If nobody pays attention to an advertisement, it’s not going to work very well for the advertiser. That’s not exactly news; TV advertisers learned long ago that they need to make their ads entertaining before they can be effective. Provided advertisers do this, though, the community as a whole remains fairly confident that TV ads still have a strong ability to capture attention and ultimately change perception and behavior at a national scale.
The story is different on the internet. Because the selection of content online is so vast, web surfers have learned to be very diligent about guarding their attention. They spend a lot of time online, but they do it in a much more active way then they do when watching TV. Every 40 seconds, on average, they process an entirely new page, full of thousands of words, links, images and ads. For this reason, the online audience has less patience for advertising that doesn’t help them achieve their immediate goals (like search ads arguably do). If they paid attention to every ad they saw they wouldn’t really get very far.
This overwhelming scarcity of attention online makes it difficult for brand advertisers to engage users long enough to alter perception, create associations, generate awareness and achieve all the other goals that TV is so good for. The frenetic pace of internet surfing also makes it difficult for most online publishers to deliver meaningful levels of engagement to advertisers. This dynamic holds true for giants like Facebook (who still struggle with frighteningly low ad engagement rates) all the way down to the tiniest personal blog. Not surprisingly, even though our time spent online is now roughly the same as the time we spend watching TV, marketers still put twice as much money into TV advertising.
The reality is that in the face of so much competing content online, most online publishers struggle to maintain a solid grip on their audience’s attention. The content they serve is easily available elsewhere. Switching costs are basically zero. This makes it very difficult for them to carve out meaningful amounts of attention and sell it to advertisers.
Yet, as the quality of content and services online continues to improve, a subset of publishers begun devising new ways to harvest and process attention and reverse the trend of declining ad engagement. Online video networks are using the draw of top-shelf programming to demand up to nine in-stream ad placements per program. Social gaming networks are surveying users or trading Likes in exchange for virtual credits. Location-based networks are trading free WiFi access in exchange for 45 seconds of captive ad engagement. [Full disclosure: The author is CEO of a location-based network]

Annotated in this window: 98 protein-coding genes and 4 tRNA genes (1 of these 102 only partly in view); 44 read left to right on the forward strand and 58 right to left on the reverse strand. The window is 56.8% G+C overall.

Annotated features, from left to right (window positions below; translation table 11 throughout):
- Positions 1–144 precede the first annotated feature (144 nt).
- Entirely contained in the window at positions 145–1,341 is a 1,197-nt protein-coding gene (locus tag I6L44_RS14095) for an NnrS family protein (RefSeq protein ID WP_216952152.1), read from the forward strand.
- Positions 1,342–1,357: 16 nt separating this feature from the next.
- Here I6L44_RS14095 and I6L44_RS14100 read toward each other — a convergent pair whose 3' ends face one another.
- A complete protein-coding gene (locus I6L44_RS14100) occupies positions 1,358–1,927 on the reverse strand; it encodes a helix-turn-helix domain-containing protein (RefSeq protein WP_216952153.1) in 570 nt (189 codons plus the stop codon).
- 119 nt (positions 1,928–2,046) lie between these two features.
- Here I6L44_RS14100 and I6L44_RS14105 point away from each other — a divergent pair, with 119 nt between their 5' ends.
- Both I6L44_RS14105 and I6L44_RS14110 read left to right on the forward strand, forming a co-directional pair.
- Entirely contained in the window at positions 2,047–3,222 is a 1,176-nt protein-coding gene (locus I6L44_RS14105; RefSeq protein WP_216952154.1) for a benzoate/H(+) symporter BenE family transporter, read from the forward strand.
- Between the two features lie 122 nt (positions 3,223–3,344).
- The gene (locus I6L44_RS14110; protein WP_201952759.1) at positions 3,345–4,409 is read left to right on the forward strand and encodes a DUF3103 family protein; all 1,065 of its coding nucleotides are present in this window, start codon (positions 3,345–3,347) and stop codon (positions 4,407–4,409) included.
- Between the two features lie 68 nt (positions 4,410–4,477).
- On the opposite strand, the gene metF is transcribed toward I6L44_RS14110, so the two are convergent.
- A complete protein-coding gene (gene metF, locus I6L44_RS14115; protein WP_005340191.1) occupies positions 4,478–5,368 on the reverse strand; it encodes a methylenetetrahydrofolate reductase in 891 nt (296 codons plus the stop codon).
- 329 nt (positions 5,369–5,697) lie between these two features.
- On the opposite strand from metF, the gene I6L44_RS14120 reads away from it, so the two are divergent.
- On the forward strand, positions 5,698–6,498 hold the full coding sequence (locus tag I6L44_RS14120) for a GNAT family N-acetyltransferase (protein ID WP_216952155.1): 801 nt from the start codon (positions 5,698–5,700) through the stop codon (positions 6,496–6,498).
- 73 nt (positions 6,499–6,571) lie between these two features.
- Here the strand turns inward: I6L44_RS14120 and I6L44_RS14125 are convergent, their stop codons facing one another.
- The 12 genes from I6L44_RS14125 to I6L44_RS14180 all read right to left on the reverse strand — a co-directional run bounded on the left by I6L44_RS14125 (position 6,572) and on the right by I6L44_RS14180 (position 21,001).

What all of these formats have in common is that a) they restrict access to something the audience really values until the required amount of attention has been given (hence the label value exchange) and b) they demand greater amounts of attention from the audience than do traditional display ads. This trend is a great thing for advertisers, since it creates lots more opportunities to buy the attention needed to change perception and behavior.
More importantly though, many companies focused on these high-engagement ad formats also offer cost-per-engagement pricing in order to back up their claims. Under the cost-per-engagement model, if the audience doesn’t engage with the advertiser’s message in the agreed-upon way, the publisher doesn’t get paid. The CPE model creates a strong incentive for publishers to deliver real attention to advertisers – attention that’s necessary to drive meaningful changes in perception. No more plastering 10 ads on a page and calling each one an impression.
By offering CPE, value-exchange based publishers are basically saying “Hey look at us. We can actually get a premium audience to spend time and engage with your ad, we can measure this in all kinds of ways, and we’re only going to charge you for real engagement.” It’s stark contrast to the incumbent, CPM model.
One response might be that you only care about clicks and immediate purchases, so CPC and CPA is really all that matters. Another might be that the CPE providers you’re talking to can’t deliver the audience you want (though that’s becoming increasingly unlikely as the web matures). Still, if your goal as an advertiser is to make sure people have heard about your product, that they feel a certain way about it, and that they remember your brand come purchase-time, then it could be time to stop buying the potential for engagement with CPM placements and start just buying the engagement.